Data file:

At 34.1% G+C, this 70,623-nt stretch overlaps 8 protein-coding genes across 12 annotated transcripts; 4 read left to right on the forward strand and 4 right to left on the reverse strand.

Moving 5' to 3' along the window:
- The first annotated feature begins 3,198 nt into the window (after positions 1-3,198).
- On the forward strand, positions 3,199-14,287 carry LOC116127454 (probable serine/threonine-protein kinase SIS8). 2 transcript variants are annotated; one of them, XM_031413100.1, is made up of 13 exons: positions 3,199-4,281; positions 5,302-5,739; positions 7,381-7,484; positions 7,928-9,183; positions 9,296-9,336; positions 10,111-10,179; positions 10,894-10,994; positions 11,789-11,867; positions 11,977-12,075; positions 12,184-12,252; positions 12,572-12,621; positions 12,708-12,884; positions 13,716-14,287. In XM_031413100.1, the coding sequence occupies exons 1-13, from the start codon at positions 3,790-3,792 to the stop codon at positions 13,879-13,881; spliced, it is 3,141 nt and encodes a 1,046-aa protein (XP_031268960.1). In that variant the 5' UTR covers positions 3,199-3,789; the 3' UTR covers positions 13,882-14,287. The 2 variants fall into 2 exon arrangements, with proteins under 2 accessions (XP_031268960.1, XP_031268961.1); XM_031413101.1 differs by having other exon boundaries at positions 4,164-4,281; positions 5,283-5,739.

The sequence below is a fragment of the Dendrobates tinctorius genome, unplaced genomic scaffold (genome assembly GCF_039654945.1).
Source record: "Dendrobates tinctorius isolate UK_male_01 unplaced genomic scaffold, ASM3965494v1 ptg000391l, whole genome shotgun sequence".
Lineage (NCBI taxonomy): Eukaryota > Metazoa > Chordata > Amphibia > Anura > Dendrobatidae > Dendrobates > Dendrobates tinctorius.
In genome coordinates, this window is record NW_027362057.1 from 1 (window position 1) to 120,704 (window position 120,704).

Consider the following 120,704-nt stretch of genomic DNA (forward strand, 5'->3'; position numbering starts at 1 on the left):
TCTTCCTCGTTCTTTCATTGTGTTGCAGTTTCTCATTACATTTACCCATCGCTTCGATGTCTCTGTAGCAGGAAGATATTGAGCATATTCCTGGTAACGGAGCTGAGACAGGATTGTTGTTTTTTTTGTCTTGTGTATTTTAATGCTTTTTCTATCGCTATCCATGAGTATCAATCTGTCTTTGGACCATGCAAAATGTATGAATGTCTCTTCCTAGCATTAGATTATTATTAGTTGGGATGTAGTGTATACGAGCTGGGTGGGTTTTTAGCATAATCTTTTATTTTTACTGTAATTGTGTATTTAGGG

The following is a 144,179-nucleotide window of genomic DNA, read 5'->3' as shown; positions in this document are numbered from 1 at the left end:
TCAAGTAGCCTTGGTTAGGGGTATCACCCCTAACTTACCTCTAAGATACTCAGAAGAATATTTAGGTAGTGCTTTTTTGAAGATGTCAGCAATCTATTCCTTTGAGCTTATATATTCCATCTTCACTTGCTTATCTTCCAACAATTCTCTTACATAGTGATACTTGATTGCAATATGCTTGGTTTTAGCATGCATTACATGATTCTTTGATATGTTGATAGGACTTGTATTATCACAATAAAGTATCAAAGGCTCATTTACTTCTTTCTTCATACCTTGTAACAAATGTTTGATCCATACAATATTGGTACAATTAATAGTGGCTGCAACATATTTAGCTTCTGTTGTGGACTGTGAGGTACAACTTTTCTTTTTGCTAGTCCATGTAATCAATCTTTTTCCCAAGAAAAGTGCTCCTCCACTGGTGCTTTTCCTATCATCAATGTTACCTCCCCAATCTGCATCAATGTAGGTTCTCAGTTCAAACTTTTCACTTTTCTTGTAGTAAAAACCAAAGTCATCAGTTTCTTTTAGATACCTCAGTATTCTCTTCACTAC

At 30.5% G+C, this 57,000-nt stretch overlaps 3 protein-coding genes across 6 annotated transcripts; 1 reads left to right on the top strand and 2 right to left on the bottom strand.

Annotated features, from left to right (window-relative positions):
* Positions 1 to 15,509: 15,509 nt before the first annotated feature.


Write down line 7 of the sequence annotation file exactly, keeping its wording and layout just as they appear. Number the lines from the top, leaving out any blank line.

Lineage (NCBI taxonomy): Eukaryota > Metazoa > Chordata > Amphibia > Anura > Dendrobatidae > Dendrobates > Dendrobates tinctorius.